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Senate Republican Tax Reform Bill Released

by John Kammerer, CPA

On Thursday, November 9, the House Ways and Means Committee voted to move ahead with a modified version of their tax plan as the Senate released their version of the "Tax Cuts and Jobs Act."  The Senate version is scheduled for markup by the Senate Committee on Finance this Monday, November 13th, and the full House plans to vote on the bill next week.

While both parties continue to advance their respective tax bills, some key differences remain.  Below is a summary of some of the major tax law changes contained in the respective bills.

Changes Impacting Individual Taxpayers

Tax Brackets and Rates

Draft Senate and House Versions of Tax Reform Bill

Standard Deduction

Tax Cuts and Jobs Act, Senate Edition - Standard Deduction

Other Individual Provisions

  • Personal exemptions are repealed under both versions of the bill
  • Child tax credit increased from $1,000 to $1,650 (Senate) or $1,600 (House). In the House version, the phaseout begins at $230,000 and in the Senate version the phaseout begins at $1 million (beginning in 2018).
  • Deduction for state and local income taxes is repealed in both versions of the bill
  • Deduction for state and local property taxes (other than trade or business property taxes) is limited to $10,000 (House) and repealed in Senate version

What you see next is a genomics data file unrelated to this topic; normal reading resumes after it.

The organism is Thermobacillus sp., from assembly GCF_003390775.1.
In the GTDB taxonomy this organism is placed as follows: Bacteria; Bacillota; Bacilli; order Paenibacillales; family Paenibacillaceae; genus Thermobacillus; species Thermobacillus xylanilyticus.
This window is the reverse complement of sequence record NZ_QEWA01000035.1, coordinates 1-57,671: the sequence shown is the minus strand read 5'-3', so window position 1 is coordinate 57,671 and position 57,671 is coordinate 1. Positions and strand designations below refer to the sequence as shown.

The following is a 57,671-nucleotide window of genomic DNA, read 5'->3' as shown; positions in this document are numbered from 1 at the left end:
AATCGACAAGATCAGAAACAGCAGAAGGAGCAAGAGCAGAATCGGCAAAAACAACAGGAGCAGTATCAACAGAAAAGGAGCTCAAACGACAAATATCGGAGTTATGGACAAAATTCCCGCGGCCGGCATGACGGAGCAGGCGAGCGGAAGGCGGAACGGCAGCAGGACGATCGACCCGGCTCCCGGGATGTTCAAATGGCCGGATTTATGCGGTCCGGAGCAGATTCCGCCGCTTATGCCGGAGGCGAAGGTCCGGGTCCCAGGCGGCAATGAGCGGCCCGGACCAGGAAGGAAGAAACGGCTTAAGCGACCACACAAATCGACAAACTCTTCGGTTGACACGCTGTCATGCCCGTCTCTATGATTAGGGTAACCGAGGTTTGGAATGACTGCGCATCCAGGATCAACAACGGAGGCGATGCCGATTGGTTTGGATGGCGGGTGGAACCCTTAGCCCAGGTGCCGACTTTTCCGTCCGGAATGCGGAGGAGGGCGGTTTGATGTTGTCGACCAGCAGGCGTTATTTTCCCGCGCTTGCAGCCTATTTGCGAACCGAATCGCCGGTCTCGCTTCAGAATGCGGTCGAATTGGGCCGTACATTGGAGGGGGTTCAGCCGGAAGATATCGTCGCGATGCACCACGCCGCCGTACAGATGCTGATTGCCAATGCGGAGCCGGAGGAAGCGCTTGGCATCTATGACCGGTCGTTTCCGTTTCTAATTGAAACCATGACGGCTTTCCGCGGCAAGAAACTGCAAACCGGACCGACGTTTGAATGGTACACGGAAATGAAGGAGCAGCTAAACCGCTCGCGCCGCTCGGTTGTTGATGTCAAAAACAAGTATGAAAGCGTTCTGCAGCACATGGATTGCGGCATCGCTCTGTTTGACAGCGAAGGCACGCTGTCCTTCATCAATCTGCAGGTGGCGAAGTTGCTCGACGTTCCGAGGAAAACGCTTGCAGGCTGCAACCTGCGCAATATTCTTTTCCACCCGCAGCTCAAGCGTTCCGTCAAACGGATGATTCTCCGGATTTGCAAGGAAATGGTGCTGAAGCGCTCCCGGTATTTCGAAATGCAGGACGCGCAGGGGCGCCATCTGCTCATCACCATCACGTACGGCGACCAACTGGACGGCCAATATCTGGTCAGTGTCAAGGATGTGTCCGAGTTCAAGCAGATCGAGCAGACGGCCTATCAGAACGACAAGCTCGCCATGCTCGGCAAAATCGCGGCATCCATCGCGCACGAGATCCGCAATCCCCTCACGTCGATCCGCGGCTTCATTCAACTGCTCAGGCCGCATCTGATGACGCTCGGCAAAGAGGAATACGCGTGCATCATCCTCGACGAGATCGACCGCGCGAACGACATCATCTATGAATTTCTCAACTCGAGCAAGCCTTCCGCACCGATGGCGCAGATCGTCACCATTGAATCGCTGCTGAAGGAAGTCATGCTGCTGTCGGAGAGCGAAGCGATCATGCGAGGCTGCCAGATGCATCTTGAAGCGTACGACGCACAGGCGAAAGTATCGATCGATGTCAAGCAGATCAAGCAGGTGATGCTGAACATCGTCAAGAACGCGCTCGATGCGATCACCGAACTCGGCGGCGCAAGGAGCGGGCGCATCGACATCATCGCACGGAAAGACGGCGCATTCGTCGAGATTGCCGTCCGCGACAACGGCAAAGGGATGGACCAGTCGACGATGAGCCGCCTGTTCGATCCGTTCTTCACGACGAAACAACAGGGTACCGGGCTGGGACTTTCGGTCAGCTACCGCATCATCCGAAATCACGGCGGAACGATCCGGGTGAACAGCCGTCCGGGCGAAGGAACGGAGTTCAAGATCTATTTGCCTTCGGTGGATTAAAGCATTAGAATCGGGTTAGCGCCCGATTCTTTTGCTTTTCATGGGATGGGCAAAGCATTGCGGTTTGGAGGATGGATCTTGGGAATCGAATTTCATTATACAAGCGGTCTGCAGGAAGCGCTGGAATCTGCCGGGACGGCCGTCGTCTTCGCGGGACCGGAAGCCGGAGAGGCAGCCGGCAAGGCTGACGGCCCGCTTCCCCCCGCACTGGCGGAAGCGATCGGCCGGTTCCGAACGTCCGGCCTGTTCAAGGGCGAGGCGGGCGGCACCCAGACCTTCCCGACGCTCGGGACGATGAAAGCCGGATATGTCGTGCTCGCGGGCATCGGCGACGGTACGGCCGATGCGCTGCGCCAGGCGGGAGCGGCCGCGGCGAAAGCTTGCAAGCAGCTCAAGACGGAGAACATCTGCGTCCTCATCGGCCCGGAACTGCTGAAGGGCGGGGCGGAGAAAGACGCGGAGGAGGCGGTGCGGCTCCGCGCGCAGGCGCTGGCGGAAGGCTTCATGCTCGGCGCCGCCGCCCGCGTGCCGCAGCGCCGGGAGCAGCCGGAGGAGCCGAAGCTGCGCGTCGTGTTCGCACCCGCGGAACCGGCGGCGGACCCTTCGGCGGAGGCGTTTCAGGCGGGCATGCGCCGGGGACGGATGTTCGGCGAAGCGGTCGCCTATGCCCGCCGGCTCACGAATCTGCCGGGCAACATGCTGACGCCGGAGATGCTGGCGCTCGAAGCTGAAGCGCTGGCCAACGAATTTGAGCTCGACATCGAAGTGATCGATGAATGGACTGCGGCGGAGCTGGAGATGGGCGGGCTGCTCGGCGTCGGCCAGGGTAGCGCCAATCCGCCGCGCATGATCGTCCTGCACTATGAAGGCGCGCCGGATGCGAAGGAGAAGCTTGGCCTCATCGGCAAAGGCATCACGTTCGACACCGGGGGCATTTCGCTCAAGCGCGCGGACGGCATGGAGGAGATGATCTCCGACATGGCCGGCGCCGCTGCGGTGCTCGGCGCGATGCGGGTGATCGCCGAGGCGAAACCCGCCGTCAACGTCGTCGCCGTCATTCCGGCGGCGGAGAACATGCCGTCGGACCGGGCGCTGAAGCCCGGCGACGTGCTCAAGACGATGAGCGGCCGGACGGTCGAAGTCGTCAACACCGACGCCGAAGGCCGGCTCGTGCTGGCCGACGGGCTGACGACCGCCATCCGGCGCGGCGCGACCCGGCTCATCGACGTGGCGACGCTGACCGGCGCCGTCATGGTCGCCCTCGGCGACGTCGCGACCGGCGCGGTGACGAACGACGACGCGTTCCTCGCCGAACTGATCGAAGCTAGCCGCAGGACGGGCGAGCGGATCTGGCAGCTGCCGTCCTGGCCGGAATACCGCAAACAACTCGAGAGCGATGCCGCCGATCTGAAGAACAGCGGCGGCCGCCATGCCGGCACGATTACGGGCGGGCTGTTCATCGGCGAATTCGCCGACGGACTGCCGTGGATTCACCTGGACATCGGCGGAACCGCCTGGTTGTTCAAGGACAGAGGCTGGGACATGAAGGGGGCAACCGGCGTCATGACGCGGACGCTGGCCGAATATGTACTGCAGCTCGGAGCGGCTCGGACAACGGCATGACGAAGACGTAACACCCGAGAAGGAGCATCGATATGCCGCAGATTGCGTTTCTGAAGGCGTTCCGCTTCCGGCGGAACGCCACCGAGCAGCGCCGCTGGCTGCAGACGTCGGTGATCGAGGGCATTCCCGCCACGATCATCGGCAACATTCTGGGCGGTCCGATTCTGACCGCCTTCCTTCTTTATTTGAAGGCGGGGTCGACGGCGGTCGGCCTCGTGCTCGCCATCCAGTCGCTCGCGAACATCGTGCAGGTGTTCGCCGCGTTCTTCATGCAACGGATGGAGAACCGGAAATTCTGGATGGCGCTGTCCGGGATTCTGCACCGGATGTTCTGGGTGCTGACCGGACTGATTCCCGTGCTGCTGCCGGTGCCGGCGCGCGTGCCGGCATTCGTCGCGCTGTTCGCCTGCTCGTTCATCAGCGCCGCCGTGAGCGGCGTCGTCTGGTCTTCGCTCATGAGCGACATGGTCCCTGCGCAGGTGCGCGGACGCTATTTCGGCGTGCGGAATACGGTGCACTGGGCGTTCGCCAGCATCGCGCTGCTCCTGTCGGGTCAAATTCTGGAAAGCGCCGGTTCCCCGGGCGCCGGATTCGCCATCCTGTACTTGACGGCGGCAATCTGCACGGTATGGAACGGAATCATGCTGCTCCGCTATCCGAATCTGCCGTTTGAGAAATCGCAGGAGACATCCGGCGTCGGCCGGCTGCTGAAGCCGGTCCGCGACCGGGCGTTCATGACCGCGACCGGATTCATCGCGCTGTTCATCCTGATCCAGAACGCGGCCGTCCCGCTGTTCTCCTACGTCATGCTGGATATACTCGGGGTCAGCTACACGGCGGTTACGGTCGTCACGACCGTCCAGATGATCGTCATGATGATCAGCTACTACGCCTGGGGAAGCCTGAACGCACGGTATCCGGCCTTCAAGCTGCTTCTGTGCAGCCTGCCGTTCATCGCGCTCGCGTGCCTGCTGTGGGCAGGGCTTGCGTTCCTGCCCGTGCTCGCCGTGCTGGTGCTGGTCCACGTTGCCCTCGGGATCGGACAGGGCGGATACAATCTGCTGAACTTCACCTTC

• Mortgage interest deduction limited to mortgages of $500,000 (House) and retained at $1,000,000 in Senate
  • Medical expense deduction is retained in the Senate version and repealed in the House version
  • The alternative minimum tax is eliminated in both versions of the bill

Business Income of Individuals

The House and Senate versions took different approaches on the taxation of pass-through income.

House Version

The House created a 25% tax rate that applies to all the business income of passive owners and to the portion of the pass-through income considered related to capital for active owners.  The remaining income is subject to the individual tax rates.  The capital percentage is generally 30% but can be increased for certain industries.  Specified service businesses are not eligible for the 25% rate.

In the original release of the bill, all income other than the portion eligible for the 25% rate was considered labor and subject to self-employment taxes.  Prior to the committee vote, a significant change was made that retained the current rules for treatment of self-employment earnings.

Senate Version

The Senate created a deduction equal to 17.4% of qualified business income which is generally defined as domestic business income other than investments and the portion of the business considered compensation.  The 17.4% deduction is limited to 50% of the taxpayer's W-2 wages and does not apply to specified services businesses above certain income levels.

Estate Tax Changes

  • Both the House and Senate double the gift and estate tax exclusion.
  • The House version had the estate tax repealed for years beginning after December 31, 2023, but the Senate version retained the provision.
  • The gift tax rate was reduced to 35% beginning after December 31, 2023, in the House version and no change was made in the Senate version.

Changes Impacting Businesses Taxpayers

  • C corporation tax rate is reduced to 20% in both bills. The House version would take place beginning in 2018 but the Senate version would be delayed until 2019.